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Archive for the ‘Machinery’ Category

I could get hooked on Heavy Equipment Forums

Something about stopping in on Heavy Equipment Forums makes me feel like a skinny kid surrounded by Real Men Who Do Real Work, but then I’m reminded that most new machinery has joysticks and power steering and the whole idea of machines is to avoid manual labor.

One issue that has some equipment people up in arms is the new California emissions controls, which won’t be such a big deal for very large operators who go through a lot of machinery and constantly have to upgrade. Medium to small contractors with only a few tractors will have to make the same engine upgrades as the big guys, which could put them out of business, as this post notes:

Now we have a situation where ALL machines that get used over 100 hours per year need to be replaced of retrofitted. The large companies that replace their machines regularly already do this, so it is of minimal concern to them. The mid size contractor who typically buys a used machine is now bearing the brunt of this cost, as now he needs a new machine whether he has work for it for 5,000 hrs per year, od 200 hrs per year.

The very small user, the property owner or owner operator with one machine is not affected as much, as there are exemptions for them. Although the opportunities for the owner operator will get limited as more jobs require tier 3 or newer machines or you can’t work there.
The average sitework contractor is bearing the brunt of this reegulation, because most of them do not do a volume of work to justify the payments on brand new iron, and if they do, they likely fall in the larger first catagory.

For a contractor doing small to mid sized jobs, the only way he can get the work is by using older, less expensive iron, as the jobs are not of a long enough duration to pay off a new piece, and if it does not work for just a short while, it will choke you with the payments.

The real kicker here is that when all the studies were done, they found that just the federal rules on the manufacturers would get the emissions to the same place by normal fleet retirement only a few years later than this massive retrofit and replacement they have enacted. I think it was 3 or 4 years to get to THE SAME PLACE!!

Now we have been forced down a road that will break the backs of many small to mid sized companies, as they will not be able to finance the amount of new equipment and retrofits that the law says we need just to operate.

Rest of the thread’s here.

And this one is fun: newbie asks which tractor he needs to build a fishing pond on his farm.

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Tom Mangan posted at 11:18 pm February 5th, 2009 |

Tons o’ great Caterpillar equipment pictures

One of the regulars at Heavy Equipment Forums stopped in on the Milton Caterpillar dealership and grabbed a bunch of pictures of Caterpillar machines. Here’s a spanking new dozer:

The thread also has interesting details about Cat’s dealership operations, including which are the biggest, and a bio of the Holt dealership in San Antonio, Texas. All must reading for tractor geeks.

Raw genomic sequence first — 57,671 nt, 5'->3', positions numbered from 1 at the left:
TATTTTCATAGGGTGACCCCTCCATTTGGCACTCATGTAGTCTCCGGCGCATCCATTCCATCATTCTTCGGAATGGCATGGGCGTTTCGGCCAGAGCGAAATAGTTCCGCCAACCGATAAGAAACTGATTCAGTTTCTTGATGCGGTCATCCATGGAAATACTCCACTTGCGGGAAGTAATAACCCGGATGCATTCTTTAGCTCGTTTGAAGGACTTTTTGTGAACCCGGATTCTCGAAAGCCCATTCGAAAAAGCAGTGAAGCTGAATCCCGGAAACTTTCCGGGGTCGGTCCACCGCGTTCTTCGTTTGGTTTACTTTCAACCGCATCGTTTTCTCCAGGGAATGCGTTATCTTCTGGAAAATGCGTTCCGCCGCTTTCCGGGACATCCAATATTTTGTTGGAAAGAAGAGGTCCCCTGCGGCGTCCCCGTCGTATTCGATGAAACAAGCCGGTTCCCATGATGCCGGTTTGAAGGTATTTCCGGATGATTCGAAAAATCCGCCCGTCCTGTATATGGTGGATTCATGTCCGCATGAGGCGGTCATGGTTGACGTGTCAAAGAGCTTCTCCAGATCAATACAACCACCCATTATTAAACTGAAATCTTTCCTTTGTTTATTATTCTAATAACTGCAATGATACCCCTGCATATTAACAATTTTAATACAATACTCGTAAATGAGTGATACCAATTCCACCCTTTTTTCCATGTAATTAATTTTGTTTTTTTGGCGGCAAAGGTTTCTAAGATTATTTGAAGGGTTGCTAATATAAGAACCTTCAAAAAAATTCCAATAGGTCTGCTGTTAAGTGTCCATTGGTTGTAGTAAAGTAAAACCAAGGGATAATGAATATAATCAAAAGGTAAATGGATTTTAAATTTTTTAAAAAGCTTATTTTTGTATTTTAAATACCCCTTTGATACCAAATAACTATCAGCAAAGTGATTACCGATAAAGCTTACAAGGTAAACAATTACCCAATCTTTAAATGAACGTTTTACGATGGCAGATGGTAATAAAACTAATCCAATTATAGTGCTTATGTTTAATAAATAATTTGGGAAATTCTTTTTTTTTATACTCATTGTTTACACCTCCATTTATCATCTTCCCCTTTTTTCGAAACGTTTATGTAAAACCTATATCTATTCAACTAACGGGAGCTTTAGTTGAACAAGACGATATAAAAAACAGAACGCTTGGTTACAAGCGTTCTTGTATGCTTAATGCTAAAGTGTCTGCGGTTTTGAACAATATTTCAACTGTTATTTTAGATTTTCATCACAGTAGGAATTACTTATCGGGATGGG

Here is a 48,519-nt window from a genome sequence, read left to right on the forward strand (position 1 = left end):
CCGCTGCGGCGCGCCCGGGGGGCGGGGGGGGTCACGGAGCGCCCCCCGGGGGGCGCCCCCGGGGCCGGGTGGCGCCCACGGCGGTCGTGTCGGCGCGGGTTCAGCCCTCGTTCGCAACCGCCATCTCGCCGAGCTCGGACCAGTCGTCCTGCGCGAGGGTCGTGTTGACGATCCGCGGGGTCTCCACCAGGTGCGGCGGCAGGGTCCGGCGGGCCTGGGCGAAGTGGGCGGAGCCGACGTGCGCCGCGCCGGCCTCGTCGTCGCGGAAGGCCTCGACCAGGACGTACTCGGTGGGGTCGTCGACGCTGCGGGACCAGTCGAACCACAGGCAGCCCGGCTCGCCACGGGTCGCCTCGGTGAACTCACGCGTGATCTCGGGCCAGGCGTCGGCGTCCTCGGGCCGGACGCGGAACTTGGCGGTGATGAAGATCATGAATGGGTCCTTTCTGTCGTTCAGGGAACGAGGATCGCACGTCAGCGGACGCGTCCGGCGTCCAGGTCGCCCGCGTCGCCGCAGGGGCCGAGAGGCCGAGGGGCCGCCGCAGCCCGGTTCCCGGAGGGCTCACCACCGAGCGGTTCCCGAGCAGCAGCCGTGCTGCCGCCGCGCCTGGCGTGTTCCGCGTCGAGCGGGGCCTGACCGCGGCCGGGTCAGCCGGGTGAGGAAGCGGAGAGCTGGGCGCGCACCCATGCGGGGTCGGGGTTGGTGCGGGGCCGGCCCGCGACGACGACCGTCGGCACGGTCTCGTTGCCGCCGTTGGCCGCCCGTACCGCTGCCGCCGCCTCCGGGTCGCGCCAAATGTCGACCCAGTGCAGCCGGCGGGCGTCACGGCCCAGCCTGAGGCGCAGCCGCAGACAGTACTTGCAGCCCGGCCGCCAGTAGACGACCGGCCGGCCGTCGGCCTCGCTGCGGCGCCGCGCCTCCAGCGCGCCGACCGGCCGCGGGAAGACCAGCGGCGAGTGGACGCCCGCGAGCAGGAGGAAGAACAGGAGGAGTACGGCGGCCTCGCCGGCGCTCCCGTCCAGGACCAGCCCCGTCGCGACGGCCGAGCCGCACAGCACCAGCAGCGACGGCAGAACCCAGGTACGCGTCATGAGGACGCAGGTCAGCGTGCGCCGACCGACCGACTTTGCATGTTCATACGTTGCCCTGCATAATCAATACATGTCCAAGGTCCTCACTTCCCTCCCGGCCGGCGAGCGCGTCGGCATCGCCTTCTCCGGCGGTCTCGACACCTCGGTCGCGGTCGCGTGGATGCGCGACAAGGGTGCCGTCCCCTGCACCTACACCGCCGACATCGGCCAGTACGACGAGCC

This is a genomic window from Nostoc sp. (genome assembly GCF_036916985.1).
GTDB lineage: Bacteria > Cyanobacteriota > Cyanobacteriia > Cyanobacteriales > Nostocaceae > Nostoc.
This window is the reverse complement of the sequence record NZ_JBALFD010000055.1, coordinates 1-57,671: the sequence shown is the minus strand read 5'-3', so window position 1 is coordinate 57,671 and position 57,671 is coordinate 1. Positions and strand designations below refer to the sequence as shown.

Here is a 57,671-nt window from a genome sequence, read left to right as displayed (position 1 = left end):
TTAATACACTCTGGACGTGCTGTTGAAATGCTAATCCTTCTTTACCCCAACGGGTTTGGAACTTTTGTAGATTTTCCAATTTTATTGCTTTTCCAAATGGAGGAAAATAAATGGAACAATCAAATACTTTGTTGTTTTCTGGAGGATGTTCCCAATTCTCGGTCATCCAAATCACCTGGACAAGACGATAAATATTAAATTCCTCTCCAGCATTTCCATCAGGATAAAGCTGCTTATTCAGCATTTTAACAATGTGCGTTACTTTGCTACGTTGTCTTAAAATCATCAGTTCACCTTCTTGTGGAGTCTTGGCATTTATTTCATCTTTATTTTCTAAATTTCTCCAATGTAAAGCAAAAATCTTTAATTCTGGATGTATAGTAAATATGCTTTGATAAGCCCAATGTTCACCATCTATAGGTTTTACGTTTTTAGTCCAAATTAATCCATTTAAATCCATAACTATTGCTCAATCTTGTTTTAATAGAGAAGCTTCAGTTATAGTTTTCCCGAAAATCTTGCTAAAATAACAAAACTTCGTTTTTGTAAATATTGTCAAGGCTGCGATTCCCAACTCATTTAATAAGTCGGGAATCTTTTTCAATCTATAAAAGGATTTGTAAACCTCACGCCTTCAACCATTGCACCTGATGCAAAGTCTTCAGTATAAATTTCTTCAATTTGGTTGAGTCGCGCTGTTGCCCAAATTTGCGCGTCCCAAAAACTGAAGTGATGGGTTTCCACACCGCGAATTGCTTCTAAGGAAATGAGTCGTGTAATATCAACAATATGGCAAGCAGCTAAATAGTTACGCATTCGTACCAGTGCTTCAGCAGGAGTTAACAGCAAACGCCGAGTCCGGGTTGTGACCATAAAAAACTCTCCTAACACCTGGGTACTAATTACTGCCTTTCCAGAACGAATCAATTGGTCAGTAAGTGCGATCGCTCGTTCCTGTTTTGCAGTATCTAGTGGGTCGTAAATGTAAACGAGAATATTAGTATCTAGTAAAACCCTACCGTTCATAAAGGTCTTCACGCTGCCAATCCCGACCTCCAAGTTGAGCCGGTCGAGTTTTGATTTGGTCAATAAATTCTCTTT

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Tom Mangan posted at 10:55 am February 4th, 2009 |

Who would steal an entire earthmover?

I never imaged anybody’d have enough nerve to steal anything as large as a bulldozer, backhoe or excavator, but this piece in Compact Equipment magazine outlines the many ways equipment gets stolen — to the tune of $1 billion a year — and how to prevent thefts. One vignette about a contractor who put a “curfew” on his machinery to prevent anyone from using it without his permission:

Consider the case of a Tracy, Calif., contractor who got a call on his cell phone late one Sunday night indicating that somebody was trying to start his Caterpillar backhoe during the curfew. Upon arriving at his yard after he remotely confirmed the backhoe’s location via the online satellite image in the software, the contractor found his guard dogs poisoned but all his equipment intact. Unfortunately the neighboring contractor’s yard was also broken into and the identical model backhoe, which was unprotected, was stolen.

Organized crime rings are the major players and they will case multiple jobsites and yards to plot out target A, target B, etc. So when the thieves’ attempt for a quick grab was thwarted by the disabled machine, they simply went for the next available, easier target. By immobilizing the equipment with a curfew, the target was “hardened” and the vandals were deterred. This technique is also very effective in warding off other subcontractors and late night joy riders, who typically end up damaging the equipment, jobsite or themselves.

I read somewhere last month that people were stealing Cat generators in northern California to provide power for illicit marijuana plantations.

Doesn’t take as much nerve as you might suspect to steal a tractor: thieves climb the fence, get the machine running, use it to knock down the fence and load it onto a trailer. Usually on a weekend because nobody’s around the job site.

The threat of theft, however, turns into a selling point for Caterpillar’s high-tech machinery tracking system, which uses GPS to note where machines are running and communications software to tell site operators when machines need maintenance or repairs. It also tells the cops where stolen equipment is (until the crooks learn how to disable it, of course).

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Tom Mangan posted at 8:12 am February 3rd, 2009 |

Good times for equipment auctioneer

Bloomberg reports on a company that’s making a killing off second-hand machines:

A global recession that’s hobbling sales growth at farm- and construction-equipment makers including Amsterdam-based CNH Global NV and Caterpillar Inc. hasn’t hurt Ritchie Bros. The Canadian company auctioned off a record $3.57 billion worth of equipment last year, a 12 percent increase over 2007, as financially strapped buyers sought alternatives to high-priced new machines.

Ritchie Bros. opened new sites last year including one in Paris and is expanding in Orlando, Florida, its biggest U.S. venue. While Caterpillar is eliminating workers, Ritchie Bros. said it hopes to add to its sales force this year.

See, General Motors would never sell a car or pick-up that lasts as long as a good old Cat dozer.

Of course, Cat also has its own site for selling used tractors.